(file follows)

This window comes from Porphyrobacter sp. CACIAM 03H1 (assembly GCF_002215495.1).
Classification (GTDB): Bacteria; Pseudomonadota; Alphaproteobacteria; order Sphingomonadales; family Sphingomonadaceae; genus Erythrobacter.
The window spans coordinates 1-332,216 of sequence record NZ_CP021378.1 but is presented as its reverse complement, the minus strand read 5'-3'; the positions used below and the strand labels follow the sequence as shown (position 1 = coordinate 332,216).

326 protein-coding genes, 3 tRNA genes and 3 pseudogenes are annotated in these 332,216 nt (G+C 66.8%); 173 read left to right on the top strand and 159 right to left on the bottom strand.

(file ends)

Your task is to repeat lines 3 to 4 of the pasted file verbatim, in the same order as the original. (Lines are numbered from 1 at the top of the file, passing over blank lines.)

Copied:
The window spans coordinates 1-332,216 of sequence record NZ_CP021378.1 but is presented as its reverse complement, the minus strand read 5'-3'; the positions used below and the strand labels follow the sequence as shown (position 1 = coordinate 332,216).

326 protein-coding genes, 3 tRNA genes and 3 pseudogenes are annotated in these 332,216 nt (G+C 66.8%); 173 read left to right on the top strand and 159 right to left on the bottom strand.